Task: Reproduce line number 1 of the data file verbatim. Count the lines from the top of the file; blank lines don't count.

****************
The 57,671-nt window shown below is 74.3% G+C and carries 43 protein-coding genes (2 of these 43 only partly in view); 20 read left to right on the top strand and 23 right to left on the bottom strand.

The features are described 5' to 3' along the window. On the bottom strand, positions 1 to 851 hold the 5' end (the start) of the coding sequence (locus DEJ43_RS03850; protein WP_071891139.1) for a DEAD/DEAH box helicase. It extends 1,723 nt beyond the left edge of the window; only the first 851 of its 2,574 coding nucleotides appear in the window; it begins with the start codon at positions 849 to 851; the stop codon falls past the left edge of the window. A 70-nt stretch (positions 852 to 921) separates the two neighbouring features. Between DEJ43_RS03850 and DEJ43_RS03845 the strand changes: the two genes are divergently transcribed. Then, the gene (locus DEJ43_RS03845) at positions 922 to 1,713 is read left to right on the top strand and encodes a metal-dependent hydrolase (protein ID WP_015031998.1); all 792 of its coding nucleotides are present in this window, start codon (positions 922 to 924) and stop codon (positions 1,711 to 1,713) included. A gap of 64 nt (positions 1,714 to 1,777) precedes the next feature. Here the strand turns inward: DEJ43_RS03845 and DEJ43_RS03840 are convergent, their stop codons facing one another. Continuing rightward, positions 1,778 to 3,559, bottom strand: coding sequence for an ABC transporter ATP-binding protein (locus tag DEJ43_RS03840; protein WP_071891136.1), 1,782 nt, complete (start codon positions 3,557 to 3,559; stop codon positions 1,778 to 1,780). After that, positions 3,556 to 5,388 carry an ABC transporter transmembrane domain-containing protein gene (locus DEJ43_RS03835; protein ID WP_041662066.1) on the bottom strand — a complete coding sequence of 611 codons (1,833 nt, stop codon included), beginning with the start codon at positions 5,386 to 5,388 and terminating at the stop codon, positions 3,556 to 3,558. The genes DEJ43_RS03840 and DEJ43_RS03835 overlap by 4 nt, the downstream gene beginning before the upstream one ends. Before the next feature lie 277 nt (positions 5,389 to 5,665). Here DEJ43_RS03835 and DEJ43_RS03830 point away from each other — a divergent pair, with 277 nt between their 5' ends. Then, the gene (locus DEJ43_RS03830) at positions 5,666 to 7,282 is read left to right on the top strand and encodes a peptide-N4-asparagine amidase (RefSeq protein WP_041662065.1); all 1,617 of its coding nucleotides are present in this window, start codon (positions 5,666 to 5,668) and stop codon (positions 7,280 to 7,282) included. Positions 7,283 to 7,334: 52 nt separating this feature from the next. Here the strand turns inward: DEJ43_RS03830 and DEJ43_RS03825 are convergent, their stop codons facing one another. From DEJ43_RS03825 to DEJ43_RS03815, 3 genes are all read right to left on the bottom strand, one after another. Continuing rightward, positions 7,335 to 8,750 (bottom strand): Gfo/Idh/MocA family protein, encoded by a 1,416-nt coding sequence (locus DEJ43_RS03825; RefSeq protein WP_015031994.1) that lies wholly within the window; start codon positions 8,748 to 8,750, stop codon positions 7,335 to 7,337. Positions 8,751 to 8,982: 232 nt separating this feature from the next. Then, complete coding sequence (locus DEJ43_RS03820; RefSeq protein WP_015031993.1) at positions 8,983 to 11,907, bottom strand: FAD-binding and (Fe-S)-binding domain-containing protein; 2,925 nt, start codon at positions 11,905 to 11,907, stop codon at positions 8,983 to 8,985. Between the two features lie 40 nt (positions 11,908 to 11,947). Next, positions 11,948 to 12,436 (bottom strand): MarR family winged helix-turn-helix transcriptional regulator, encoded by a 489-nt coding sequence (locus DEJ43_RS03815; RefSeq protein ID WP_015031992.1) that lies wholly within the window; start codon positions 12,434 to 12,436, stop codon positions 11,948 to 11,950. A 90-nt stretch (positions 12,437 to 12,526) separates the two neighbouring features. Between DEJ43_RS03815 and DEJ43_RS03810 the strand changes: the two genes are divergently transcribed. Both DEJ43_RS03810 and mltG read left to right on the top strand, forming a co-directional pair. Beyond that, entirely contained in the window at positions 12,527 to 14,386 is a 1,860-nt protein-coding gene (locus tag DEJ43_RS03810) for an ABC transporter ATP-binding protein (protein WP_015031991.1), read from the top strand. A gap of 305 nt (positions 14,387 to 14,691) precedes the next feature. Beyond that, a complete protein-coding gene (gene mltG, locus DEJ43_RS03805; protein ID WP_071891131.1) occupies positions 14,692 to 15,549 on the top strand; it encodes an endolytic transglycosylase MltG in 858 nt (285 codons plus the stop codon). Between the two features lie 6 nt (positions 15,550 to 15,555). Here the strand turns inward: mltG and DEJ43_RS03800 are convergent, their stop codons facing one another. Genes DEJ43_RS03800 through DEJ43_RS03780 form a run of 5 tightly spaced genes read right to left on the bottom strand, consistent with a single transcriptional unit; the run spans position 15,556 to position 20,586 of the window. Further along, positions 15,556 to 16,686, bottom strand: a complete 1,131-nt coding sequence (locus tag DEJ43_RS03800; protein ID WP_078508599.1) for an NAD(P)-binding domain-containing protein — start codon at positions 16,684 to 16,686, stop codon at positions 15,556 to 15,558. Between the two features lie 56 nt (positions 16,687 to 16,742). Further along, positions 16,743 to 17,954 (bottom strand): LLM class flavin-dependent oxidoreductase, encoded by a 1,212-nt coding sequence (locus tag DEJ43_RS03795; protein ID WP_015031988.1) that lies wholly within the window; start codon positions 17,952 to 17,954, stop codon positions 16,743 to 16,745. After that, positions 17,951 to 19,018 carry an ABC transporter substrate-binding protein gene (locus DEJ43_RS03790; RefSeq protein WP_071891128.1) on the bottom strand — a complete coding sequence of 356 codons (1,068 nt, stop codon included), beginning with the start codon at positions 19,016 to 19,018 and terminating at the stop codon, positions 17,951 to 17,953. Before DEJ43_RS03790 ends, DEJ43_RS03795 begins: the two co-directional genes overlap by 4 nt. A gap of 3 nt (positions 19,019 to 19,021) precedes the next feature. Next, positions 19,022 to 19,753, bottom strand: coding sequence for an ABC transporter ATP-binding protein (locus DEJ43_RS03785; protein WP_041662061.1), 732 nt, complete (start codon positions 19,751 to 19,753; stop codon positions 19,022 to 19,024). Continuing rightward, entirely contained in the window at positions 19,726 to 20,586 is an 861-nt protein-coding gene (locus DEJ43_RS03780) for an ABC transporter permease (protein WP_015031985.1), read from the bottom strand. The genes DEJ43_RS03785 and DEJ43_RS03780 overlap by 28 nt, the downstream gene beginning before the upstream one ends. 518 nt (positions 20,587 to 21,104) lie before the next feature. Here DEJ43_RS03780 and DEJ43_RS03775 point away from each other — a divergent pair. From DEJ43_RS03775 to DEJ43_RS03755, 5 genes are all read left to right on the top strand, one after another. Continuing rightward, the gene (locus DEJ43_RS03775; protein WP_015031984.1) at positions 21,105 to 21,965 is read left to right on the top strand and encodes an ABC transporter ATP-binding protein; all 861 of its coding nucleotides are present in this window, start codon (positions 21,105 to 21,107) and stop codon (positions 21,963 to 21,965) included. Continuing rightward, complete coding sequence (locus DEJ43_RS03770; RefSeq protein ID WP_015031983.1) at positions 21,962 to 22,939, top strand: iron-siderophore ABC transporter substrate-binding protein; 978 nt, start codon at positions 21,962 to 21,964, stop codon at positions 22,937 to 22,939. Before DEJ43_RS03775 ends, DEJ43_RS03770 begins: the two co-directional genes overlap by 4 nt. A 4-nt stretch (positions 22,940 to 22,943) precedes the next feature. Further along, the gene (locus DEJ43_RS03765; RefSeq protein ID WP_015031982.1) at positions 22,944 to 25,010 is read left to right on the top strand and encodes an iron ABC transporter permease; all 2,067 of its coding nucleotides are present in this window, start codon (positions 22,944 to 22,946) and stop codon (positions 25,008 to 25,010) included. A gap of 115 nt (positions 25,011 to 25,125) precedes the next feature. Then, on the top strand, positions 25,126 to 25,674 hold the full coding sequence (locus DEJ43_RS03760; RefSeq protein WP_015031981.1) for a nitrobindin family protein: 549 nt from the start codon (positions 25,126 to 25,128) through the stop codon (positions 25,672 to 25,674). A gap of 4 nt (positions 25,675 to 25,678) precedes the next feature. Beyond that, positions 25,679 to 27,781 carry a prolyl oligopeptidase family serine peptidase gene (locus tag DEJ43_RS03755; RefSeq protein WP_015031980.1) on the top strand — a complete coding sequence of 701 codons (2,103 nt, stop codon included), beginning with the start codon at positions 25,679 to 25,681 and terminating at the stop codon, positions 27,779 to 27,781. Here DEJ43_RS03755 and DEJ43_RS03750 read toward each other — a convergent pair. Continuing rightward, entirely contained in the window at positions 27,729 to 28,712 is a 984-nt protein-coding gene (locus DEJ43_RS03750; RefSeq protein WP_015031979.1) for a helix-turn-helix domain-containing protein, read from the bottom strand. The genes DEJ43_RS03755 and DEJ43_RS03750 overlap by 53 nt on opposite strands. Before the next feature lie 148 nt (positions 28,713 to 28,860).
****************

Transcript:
The 57,671-nt window shown below is 74.3% G+C and carries 43 protein-coding genes (2 of these 43 only partly in view); 20 read left to right on the top strand and 23 right to left on the bottom strand.